AUSN

WINTER 2018

Navy magazine is distributed on Capitol Hill,the Pentagon and naval bases around the world. It provides information that impacts Sailors, their families and the Navy. Navy is published quarterly by the Association of the United States Navy (AUSN).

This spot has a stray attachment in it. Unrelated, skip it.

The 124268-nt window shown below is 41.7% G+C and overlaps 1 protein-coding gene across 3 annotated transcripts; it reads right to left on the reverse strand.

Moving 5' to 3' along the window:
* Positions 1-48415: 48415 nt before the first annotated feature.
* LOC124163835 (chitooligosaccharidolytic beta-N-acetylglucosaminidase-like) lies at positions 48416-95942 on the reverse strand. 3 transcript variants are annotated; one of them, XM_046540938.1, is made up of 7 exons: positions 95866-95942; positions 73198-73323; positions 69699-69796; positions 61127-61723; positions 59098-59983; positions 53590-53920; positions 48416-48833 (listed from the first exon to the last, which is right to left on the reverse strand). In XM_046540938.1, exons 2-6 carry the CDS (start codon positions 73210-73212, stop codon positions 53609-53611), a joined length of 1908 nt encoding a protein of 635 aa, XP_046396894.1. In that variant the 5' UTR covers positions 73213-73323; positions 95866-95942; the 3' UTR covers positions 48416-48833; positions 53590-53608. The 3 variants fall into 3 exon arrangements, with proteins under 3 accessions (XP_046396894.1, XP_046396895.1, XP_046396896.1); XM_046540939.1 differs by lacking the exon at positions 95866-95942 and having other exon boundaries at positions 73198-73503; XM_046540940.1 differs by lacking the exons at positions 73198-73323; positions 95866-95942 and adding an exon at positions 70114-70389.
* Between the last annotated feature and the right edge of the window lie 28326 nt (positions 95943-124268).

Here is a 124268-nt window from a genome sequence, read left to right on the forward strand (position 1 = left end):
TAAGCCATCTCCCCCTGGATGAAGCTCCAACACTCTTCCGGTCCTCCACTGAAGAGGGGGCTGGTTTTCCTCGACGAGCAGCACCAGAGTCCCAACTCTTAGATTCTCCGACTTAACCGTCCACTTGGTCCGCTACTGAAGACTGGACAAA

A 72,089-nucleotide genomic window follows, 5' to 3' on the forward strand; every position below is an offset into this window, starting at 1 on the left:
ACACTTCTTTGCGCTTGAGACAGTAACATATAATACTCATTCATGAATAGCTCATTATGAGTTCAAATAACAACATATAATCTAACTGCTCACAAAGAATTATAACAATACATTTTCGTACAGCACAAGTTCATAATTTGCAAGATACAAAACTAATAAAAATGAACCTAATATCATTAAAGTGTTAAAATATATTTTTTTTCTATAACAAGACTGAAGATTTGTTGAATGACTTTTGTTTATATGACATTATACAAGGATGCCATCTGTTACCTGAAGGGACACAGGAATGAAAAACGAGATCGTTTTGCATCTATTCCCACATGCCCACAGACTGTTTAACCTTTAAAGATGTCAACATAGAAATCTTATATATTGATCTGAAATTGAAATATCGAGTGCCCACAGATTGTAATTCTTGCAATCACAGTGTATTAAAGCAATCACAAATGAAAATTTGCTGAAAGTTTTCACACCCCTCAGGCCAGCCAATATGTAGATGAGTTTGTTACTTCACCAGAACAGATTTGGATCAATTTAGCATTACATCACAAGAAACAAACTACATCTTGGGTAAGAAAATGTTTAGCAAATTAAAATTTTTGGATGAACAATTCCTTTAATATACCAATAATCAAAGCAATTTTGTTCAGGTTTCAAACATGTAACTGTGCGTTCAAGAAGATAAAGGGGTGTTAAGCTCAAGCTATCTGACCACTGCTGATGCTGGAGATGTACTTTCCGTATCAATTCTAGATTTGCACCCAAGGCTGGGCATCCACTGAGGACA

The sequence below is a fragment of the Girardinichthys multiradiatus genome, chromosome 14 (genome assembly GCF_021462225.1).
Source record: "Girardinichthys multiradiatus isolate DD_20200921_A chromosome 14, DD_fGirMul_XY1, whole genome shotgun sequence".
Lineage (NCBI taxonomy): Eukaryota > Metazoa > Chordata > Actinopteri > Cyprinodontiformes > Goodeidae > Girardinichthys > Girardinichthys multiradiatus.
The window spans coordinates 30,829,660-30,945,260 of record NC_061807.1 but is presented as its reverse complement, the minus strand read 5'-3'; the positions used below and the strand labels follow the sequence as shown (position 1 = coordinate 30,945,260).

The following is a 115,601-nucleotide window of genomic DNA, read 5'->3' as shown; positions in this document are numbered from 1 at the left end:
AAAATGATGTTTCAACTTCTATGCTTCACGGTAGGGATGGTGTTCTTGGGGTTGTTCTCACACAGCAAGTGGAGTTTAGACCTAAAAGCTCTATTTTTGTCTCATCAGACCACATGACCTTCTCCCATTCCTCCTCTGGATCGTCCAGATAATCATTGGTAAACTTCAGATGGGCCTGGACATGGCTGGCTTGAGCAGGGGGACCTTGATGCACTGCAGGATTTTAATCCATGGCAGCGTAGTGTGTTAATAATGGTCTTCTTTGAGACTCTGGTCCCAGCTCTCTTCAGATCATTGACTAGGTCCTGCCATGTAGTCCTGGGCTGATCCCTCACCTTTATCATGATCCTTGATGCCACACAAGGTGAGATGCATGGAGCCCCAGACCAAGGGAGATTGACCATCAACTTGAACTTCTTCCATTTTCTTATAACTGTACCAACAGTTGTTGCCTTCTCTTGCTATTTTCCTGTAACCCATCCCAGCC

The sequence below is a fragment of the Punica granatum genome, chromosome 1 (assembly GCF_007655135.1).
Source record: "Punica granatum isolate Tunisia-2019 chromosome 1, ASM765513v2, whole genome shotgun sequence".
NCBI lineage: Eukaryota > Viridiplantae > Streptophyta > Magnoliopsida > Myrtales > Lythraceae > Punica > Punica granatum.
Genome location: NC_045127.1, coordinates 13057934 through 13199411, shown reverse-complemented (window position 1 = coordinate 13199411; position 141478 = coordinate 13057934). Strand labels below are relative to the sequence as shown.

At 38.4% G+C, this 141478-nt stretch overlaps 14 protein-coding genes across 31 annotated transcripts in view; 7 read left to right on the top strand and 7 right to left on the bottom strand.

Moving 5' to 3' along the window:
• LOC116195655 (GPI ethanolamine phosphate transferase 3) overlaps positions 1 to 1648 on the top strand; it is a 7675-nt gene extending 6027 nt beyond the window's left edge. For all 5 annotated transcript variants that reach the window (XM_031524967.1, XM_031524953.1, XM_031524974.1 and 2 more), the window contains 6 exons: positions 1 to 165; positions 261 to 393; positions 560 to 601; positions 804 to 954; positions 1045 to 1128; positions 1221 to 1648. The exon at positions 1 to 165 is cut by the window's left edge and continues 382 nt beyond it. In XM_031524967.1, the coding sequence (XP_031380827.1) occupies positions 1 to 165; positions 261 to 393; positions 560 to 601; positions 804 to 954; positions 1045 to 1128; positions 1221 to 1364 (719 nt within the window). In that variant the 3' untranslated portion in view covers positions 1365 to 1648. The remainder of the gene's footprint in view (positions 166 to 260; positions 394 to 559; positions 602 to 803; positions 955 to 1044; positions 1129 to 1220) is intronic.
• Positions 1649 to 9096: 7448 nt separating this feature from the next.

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90-day look at the Navy's overall past performance, with specific focus on the stresses on the force and the overall culture of operational risk manage- ment, training and organization. e team included service and industry experts who had experience with inves- tigations of major inci- dents in other contexts, in order to leverage their knowledge of best practices from previous lessons-learned efforts," said Spencer. "e Strategic Readiness Review team's assessment determined that today's readiness deficiencies are not traceable to any single policy or leadership decision, but rather the cumula- tive effect of well-meaning decisions that were designed to achieve short-term operational goals," he said. "ose decisions unfortunately produced unintended, and unacceptable, nega- tive consequences which degraded long-term operational capabilities." "In each case, Bridge and CIC [Combat Information Center] watchstanders did not maintain situational awareness and recognize that a significant error chain was in motion. Once confronted with an extreme situation, watchstander actions failed to comply with procedures as outlined in governing directives, as well as common customs of service, such as standard commands," the CR concluded. "Addi- tionally, watchstanders did not take emergency actions, to include sounding alarms, signaling to the other ship, or warning the crew. In every mishap, departures from procedures or approved customary practices were deemed to have directly contributed to the mishap." Vice Chief of Naval Operations Adm. Bill Moran is co-chair of the oversight board respon- sible for implementing recommendations from the SRR and CR. In a Navy blog post, Moran said the board is organized to trace what has already been done to ensure near-term safe and effective operations at sea and to the longer- term institutional measures necessary for lasting improvement in today's Surface Force. Some elements of this process have begun, Moran said. "Specific recommendations from the two reviews last fall are already under way. Examples include ensuring that no Forward Deployed Naval Force Japan ships are operating without certification for their assigned missions; completing an evaluation of naval requirements in the Western Pacific to prioritize operations in theater; and establishing a comprehensive fatigue and endurance management policy to guide command teams to make balanced risk decisions. "e scope of the tragedies and the obliga- tion we all have to our lost shipmates demands our full attention as senior leaders in order for the fleet to maintain its warfighting edge," Moran said. Changes in Training One of the key recommendations of the CR was to institute better training combined with a more rigorous assessment process, to make sure the training was effective and the individual, the watchstanders and teams are qualified. at training starts at Surface Warfare Officers School (SWOS). "We here at SWOS own part of that respon- sibility, and we take our sense of account- ability very seriously," CAPT Scott Robertson, commanding officer of SWOS, told Navy magazine. "We must instill the competence 27 Association of the United States Navy

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